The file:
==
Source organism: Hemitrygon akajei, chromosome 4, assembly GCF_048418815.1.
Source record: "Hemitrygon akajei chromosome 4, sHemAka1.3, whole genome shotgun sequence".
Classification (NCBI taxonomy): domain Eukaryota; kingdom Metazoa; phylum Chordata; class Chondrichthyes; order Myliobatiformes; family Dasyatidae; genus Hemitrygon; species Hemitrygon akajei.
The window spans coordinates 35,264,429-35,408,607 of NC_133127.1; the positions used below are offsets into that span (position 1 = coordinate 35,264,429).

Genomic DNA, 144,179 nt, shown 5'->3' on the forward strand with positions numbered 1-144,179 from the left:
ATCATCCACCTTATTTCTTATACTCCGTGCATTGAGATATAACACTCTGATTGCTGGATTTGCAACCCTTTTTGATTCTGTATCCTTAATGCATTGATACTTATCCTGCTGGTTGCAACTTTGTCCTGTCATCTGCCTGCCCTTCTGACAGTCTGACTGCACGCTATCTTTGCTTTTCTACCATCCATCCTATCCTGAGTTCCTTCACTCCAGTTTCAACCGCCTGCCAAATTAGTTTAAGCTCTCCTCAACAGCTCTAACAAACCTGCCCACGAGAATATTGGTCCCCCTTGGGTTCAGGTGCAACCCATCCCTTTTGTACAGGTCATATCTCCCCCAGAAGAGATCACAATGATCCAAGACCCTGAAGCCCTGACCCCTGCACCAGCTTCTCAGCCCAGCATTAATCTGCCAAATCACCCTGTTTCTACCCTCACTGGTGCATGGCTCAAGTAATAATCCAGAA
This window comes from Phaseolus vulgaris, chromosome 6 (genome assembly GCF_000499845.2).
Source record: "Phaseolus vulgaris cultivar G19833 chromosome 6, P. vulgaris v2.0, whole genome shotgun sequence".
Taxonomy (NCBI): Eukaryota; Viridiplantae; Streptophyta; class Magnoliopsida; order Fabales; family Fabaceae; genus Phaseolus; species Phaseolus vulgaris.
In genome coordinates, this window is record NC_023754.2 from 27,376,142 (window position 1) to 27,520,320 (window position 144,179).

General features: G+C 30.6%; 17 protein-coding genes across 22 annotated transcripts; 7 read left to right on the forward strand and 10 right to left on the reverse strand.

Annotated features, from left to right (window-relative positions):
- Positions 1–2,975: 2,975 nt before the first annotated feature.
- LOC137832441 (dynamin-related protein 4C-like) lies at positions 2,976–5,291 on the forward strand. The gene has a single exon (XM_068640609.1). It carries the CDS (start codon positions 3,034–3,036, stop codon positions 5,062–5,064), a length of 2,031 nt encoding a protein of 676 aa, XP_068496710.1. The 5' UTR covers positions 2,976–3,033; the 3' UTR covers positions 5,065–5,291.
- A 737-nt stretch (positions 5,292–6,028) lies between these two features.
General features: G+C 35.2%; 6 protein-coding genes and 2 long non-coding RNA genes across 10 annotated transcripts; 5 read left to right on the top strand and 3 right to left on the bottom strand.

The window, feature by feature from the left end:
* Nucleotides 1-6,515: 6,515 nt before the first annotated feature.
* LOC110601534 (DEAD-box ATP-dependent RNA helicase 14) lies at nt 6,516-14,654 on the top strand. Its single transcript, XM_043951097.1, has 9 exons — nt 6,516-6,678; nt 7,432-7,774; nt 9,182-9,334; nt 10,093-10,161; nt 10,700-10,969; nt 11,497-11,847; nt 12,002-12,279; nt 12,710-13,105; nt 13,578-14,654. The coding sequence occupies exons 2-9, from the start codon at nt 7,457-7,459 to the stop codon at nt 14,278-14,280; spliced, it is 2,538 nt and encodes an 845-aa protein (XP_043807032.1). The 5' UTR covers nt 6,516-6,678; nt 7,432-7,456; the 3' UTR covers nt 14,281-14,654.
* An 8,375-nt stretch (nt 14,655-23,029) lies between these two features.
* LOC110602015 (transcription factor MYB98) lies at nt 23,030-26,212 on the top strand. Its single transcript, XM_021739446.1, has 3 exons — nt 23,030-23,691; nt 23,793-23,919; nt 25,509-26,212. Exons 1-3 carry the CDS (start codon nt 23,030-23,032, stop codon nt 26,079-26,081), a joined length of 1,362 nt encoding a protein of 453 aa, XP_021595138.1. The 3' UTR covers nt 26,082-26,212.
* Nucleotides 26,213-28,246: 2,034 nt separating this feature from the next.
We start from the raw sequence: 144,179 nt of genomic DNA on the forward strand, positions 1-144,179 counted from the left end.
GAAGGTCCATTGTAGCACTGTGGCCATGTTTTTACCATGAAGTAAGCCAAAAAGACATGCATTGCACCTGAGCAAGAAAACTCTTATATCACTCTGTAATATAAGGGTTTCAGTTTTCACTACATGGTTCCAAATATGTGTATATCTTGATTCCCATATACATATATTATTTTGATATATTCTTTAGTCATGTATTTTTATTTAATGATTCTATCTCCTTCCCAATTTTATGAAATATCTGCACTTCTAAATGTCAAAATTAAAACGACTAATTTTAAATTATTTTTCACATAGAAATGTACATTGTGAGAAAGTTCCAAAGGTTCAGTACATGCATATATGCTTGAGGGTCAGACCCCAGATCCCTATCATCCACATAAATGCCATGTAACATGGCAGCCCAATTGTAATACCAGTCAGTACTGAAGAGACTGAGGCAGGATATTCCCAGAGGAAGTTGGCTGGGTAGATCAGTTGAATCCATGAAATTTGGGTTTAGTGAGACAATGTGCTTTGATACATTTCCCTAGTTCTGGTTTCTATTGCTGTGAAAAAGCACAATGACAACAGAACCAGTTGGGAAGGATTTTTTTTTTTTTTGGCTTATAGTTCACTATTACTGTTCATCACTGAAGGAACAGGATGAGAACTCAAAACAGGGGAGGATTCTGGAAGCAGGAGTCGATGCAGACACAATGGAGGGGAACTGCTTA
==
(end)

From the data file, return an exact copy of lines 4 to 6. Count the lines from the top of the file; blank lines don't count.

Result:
The window spans coordinates 35,264,429-35,408,607 of NC_133127.1; the positions used below are offsets into that span (position 1 = coordinate 35,264,429).

Genomic DNA, 144,179 nt, shown 5'->3' on the forward strand with positions numbered 1-144,179 from the left:
ATCATCCACCTTATTTCTTATACTCCGTGCATTGAGATATAACACTCTGATTGCTGGATTTGCAACCCTTTTTGATTCTGTATCCTTAATGCATTGATACTTATCCTGCTGGTTGCAACTTTGTCCTGTCATCTGCCTGCCCTTCTGACAGTCTGACTGCACGCTATCTTTGCTTTTCTACCATCCATCCTATCCTGAGTTCCTTCACTCCAGTTTCAACCGCCTGCCAAATTAGTTTAAGCTCTCCTCAACAGCTCTAACAAACCTGCCCACGAGAATATTGGTCCCCCTTGGGTTCAGGTGCAACCCATCCCTTTTGTACAGGTCATATCTCCCCCAGAAGAGATCACAATGATCCAAGACCCTGAAGCCCTGACCCCTGCACCAGCTTCTCAGCCCAGCATTAATCTGCCAAATCACCCTGTTTCTACCCTCACTGGTGCATGGCTCAAGTAATAATCCAGAA